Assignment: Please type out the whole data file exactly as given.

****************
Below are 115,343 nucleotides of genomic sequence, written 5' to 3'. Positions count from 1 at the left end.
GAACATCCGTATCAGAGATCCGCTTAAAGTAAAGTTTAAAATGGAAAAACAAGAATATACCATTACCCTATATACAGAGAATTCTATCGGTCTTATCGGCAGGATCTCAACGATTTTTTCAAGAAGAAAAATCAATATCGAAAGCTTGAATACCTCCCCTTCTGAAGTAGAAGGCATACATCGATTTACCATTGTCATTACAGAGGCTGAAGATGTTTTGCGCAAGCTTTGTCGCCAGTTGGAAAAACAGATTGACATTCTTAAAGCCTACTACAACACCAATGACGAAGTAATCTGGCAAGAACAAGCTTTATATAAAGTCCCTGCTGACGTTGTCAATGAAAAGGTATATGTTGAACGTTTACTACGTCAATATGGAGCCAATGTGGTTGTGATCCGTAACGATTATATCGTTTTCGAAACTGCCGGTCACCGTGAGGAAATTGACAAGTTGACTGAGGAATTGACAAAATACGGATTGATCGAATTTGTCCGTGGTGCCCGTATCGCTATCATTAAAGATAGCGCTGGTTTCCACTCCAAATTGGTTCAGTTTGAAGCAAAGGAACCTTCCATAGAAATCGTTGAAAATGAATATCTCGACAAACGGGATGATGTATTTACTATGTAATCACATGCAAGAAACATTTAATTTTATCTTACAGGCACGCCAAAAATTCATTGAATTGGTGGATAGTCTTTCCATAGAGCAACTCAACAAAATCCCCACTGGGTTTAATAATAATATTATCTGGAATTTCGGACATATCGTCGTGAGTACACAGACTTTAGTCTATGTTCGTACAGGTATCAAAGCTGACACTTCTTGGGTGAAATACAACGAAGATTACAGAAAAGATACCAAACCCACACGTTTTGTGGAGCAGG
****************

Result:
Below are 115,343 nucleotides of genomic sequence, written 5' to 3'. Positions count from 1 at the left end.
GAACATCCGTATCAGAGATCCGCTTAAAGTAAAGTTTAAAATGGAAAAACAAGAATATACCATTACCCTATATACAGAGAATTCTATCGGTCTTATCGGCAGGATCTCAACGATTTTTTCAAGAAGAAAAATCAATATCGAAAGCTTGAATACCTCCCCTTCTGAAGTAGAAGGCATACATCGATTTACCATTGTCATTACAGAGGCTGAAGATGTTTTGCGCAAGCTTTGTCGCCAGTTGGAAAAACAGATTGACATTCTTAAAGCCTACTACAACACCAATGACGAAGTAATCTGGCAAGAACAAGCTTTATATAAAGTCCCTGCTGACGTTGTCAATGAAAAGGTATATGTTGAACGTTTACTACGTCAATATGGAGCCAATGTGGTTGTGATCCGTAACGATTATATCGTTTTCGAAACTGCCGGTCACCGTGAGGAAATTGACAAGTTGACTGAGGAATTGACAAAATACGGATTGATCGAATTTGTCCGTGGTGCCCGTATCGCTATCATTAAAGATAGCGCTGGTTTCCACTCCAAATTGGTTCAGTTTGAAGCAAAGGAACCTTCCATAGAAATCGTTGAAAATGAATATCTCGACAAACGGGATGATGTATTTACTATGTAATCACATGCAAGAAACATTTAATTTTATCTTACAGGCACGCCAAAAATTCATTGAATTGGTGGATAGTCTTTCCATAGAGCAACTCAACAAAATCCCCACTGGGTTTAATAATAATATTATCTGGAATTTCGGACATATCGTCGTGAGTACACAGACTTTAGTCTATGTTCGTACAGGTATCAAAGCTGACACTTCTTGGGTGAAATACAACGAAGATTACAGAAAAGATACCAAACCCACACGTTTTGTGGAGCAGG